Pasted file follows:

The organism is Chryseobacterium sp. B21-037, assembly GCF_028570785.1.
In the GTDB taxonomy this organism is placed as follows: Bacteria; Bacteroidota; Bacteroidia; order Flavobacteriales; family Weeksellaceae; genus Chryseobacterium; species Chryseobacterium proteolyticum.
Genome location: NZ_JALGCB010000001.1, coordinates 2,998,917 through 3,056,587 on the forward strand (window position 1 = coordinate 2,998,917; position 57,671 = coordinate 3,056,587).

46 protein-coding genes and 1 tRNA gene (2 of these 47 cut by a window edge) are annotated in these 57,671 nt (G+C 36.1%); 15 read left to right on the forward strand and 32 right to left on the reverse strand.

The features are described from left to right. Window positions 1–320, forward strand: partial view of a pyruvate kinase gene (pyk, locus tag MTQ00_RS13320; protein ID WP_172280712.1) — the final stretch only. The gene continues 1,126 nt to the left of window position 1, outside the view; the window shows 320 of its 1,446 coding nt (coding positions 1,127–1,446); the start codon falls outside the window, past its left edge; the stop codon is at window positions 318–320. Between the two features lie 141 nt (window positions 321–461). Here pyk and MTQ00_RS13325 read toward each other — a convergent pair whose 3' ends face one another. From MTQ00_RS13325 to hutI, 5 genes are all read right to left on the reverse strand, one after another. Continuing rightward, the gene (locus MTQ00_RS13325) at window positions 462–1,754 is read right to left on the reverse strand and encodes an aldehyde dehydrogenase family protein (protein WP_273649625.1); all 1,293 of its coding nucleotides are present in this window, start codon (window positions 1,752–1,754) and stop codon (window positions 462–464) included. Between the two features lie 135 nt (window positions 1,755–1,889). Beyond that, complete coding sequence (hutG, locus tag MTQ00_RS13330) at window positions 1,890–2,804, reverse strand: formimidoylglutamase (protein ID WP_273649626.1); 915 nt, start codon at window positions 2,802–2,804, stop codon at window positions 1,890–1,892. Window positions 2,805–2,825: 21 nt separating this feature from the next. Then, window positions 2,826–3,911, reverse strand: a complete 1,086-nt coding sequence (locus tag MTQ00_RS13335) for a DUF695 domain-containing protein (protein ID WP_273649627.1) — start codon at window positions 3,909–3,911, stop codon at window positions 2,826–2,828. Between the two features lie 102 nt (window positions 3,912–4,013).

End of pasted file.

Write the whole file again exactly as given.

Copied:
The organism is Chryseobacterium sp. B21-037, assembly GCF_028570785.1.
In the GTDB taxonomy this organism is placed as follows: Bacteria; Bacteroidota; Bacteroidia; order Flavobacteriales; family Weeksellaceae; genus Chryseobacterium; species Chryseobacterium proteolyticum.
Genome location: NZ_JALGCB010000001.1, coordinates 2,998,917 through 3,056,587 on the forward strand (window position 1 = coordinate 2,998,917; position 57,671 = coordinate 3,056,587).

46 protein-coding genes and 1 tRNA gene (2 of these 47 cut by a window edge) are annotated in these 57,671 nt (G+C 36.1%); 15 read left to right on the forward strand and 32 right to left on the reverse strand.

The features are described from left to right. Window positions 1–320, forward strand: partial view of a pyruvate kinase gene (pyk, locus tag MTQ00_RS13320; protein ID WP_172280712.1) — the final stretch only. The gene continues 1,126 nt to the left of window position 1, outside the view; the window shows 320 of its 1,446 coding nt (coding positions 1,127–1,446); the start codon falls outside the window, past its left edge; the stop codon is at window positions 318–320. Between the two features lie 141 nt (window positions 321–461). Here pyk and MTQ00_RS13325 read toward each other — a convergent pair whose 3' ends face one another. From MTQ00_RS13325 to hutI, 5 genes are all read right to left on the reverse strand, one after another. Continuing rightward, the gene (locus MTQ00_RS13325) at window positions 462–1,754 is read right to left on the reverse strand and encodes an aldehyde dehydrogenase family protein (protein WP_273649625.1); all 1,293 of its coding nucleotides are present in this window, start codon (window positions 1,752–1,754) and stop codon (window positions 462–464) included. Between the two features lie 135 nt (window positions 1,755–1,889). Beyond that, complete coding sequence (hutG, locus tag MTQ00_RS13330) at window positions 1,890–2,804, reverse strand: formimidoylglutamase (protein ID WP_273649626.1); 915 nt, start codon at window positions 2,802–2,804, stop codon at window positions 1,890–1,892. Window positions 2,805–2,825: 21 nt separating this feature from the next. Then, window positions 2,826–3,911, reverse strand: a complete 1,086-nt coding sequence (locus tag MTQ00_RS13335) for a DUF695 domain-containing protein (protein ID WP_273649627.1) — start codon at window positions 3,909–3,911, stop codon at window positions 2,826–2,828. Between the two features lie 102 nt (window positions 3,912–4,013).